Do you have any examples of this? Usually the argument is that animal-based studies, whether for CAM or non-CAM purposes, are insufficient, not worthless, evidence.

I recall seeing the opinion expressed on Scienceblogs more than once that animal studies showing beneficial bioactivities and mechanisms of action for herbal products were obviously Worthless – not just in response to any suggestion that those studies were definitive, mind you, but in response to suggestions that they ought to raise the imaginary Bayesian Prior Probability enough to make clinical trials reasonable.

“Imaginary”? And what does Bayes’ theorem have to do with this example?

Real scientists almost never use the term “vivisection” because, although it has taken on a broader meaning with respect to animal research, based on the history of the use of the word, “vivisection” still implies surgery conducted for experimental purposes on living animals to view living internal structures; i.e., dissection of living animals. These days, virtually no animal experimentation can be accurately referred to as “vivisection,” as strict rules and regulations mandate minimization of pain and suffering.

Is this vivisection? Maybe it’s not as uncommon as you think.

Did you miss the part in the methods section where the animals were anaesthetised before any procedures, and euthanised, while still anaesthetised, at the end?


I’d also like to see an example of what you’re talking about, b/c whenever I’ve seen bogus animal studies taken down by Orac its been due to some specific problem(s), like a lack of controls, numbers too small to make statistical significance, doses far in excess of what a human could reasonably be given, etc.

this is a conspiracy website. Under the infamous (and illegal) “see something, say something” campaign, I m turning you in.

Kevin @ #46,

Your Poe-fu is weak, young grasshopper. Even I, a man of Very Ltitle BRain, see right through you.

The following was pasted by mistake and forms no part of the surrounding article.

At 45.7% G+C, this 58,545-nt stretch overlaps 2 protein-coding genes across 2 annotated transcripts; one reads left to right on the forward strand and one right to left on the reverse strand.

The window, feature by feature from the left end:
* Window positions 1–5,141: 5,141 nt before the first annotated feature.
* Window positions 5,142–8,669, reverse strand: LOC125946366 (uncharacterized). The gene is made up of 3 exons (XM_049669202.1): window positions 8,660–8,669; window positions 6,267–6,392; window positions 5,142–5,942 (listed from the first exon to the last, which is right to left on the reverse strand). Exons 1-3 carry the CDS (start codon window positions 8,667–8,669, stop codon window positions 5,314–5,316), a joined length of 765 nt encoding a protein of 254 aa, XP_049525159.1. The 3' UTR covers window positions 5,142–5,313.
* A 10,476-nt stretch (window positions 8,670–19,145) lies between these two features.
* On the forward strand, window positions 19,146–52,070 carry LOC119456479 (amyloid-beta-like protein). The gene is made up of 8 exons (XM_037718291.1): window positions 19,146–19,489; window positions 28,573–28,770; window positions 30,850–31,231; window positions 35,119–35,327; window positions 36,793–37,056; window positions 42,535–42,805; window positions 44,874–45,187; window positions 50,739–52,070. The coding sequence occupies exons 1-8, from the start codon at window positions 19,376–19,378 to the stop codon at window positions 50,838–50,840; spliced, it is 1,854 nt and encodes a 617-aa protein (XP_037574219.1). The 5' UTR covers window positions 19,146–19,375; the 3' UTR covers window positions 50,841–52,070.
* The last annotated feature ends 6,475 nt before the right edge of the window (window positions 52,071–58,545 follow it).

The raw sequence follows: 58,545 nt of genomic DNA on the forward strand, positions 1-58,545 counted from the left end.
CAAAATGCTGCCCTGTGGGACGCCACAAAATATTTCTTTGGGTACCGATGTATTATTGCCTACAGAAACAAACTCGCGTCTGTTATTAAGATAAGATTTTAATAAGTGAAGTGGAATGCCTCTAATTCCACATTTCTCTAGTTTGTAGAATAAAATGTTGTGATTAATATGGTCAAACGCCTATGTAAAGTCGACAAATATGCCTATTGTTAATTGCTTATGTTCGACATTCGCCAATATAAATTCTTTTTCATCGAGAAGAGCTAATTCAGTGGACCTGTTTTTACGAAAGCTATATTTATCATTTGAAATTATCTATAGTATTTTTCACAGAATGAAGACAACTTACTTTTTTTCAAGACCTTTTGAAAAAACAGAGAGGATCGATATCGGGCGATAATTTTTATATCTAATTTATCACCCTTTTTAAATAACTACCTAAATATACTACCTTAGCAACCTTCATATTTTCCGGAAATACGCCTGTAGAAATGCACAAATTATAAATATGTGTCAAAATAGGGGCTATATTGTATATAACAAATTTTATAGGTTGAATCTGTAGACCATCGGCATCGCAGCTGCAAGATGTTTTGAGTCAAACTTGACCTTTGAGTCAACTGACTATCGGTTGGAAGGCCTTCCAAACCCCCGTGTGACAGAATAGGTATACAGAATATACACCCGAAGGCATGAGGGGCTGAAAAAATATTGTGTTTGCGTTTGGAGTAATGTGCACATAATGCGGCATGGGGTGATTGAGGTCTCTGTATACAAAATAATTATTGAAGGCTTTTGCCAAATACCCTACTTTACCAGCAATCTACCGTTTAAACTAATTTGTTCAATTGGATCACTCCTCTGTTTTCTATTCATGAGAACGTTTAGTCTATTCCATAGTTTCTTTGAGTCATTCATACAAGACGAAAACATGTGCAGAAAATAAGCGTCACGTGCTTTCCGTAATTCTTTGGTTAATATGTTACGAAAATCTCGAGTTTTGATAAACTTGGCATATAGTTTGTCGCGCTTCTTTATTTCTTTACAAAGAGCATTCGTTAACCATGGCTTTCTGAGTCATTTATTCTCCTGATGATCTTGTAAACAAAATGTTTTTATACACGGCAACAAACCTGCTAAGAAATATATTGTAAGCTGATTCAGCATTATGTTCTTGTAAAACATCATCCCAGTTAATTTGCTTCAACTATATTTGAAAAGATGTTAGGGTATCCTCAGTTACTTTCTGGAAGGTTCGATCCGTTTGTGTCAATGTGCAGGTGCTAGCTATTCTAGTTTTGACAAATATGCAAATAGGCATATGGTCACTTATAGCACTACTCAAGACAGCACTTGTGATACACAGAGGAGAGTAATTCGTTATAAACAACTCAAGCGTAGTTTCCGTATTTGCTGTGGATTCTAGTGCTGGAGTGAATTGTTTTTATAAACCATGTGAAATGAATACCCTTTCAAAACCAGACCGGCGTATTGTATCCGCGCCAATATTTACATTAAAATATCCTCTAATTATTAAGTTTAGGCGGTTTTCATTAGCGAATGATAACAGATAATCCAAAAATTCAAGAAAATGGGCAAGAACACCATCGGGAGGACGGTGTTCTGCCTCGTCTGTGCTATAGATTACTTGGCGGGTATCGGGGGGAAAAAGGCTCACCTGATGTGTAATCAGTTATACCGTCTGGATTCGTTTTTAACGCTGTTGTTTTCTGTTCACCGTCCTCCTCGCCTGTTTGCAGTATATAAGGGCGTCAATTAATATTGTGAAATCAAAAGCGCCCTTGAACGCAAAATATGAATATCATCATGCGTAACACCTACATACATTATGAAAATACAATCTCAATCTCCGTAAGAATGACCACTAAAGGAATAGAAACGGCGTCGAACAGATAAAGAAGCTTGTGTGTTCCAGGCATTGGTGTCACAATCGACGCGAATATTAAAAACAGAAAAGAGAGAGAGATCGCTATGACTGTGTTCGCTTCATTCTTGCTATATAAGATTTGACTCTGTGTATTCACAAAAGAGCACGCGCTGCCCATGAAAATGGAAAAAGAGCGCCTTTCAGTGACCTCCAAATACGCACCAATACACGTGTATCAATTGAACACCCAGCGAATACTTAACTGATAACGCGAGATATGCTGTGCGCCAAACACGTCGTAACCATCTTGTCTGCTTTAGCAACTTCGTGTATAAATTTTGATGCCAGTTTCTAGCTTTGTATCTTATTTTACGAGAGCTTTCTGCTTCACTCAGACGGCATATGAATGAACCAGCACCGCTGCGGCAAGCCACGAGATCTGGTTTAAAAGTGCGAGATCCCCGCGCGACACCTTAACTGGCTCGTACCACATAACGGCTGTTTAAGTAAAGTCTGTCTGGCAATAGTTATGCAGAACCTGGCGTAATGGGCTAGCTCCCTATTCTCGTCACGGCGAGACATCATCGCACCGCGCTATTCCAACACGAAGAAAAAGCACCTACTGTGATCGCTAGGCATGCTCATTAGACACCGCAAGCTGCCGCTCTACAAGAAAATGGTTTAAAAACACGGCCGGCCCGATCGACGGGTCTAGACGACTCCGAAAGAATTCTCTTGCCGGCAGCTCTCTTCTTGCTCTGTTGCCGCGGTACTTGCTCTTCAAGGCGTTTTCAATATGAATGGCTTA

Politicalguineapig @12:

Mrs. Grimble: To be fair, I know of at least one cat who voted with his feet when his original home no longer suited him.

Which pretty much proves my point. Well, as far as cats are concerned anyway. Cats want a warm comfy home with plenty of food and petting and they’re not too bothered who provides it. Dogs, however, loyally stick with their pack leader; they’re much less attached to their home.

Rich Woods @41:

It’s worth pointing out that Paul Flynn MP put the EDM forward seven months ago, and in that time it’s only gained 33 signatures out of a possible 650.

I recognise a good number of the names on that list — about a third of the signatories are his closest political allies.

A couple of names on that list have really disappointed me – I thought they were too bright for this kind of nonsense. But seeing Mike Hancock also on the list gave me a chuckle.

@Ausduck, @glen

So, so true.
My cat returns my affections by refusing to leave my line of sight. He’s like a work supervisor 🙂


I can think of a simple challenge:

If the animal rights anti-research folks honestly believe in their cause, they should get a small “no Western Medicine” tattoo and register in a no-MD database. To help them keep their pledge, they would then be refused entry to any hospital and service by any MD, especially in case of distress which cause them to forget their elevated ideals.

So, should trauma, disease or desire for cosmetic surgery causes them to be impaired or incapacitated and thus vulnerable to victimization by the medical-industrial vivisection complex, they will saved from said depredations and instead safely diverted to a homeopath, Reikki practitioner or coffee-enema center.
I can’t see how they could possibly object.

See if they’ll accept said challenge, otherwise, debate’s over.

Well, they do like their Botox. Maybe the last one is negotiable.

I like how their side of the debate is to be represented by “the world’s leading medical experts who oppose animal experiments.” Because if science was really on their side, their side of the debate would be represented by the world’s leading medical experts, and they wouldn’t need to limit it to only be the experts who also happen to agree with them. It’s like trying to find the world’s strongest man who can’t lift fifty pounds.

After all, if they had their side represented by those who truly were the world’s leading medical experts, then there’d be no problem with this debate. Both sides could then confirm in their opening statements that they were largely in agreement with everything before ending the debate and going out for drinks. Perhaps someone could pitch this as a counter-proposal.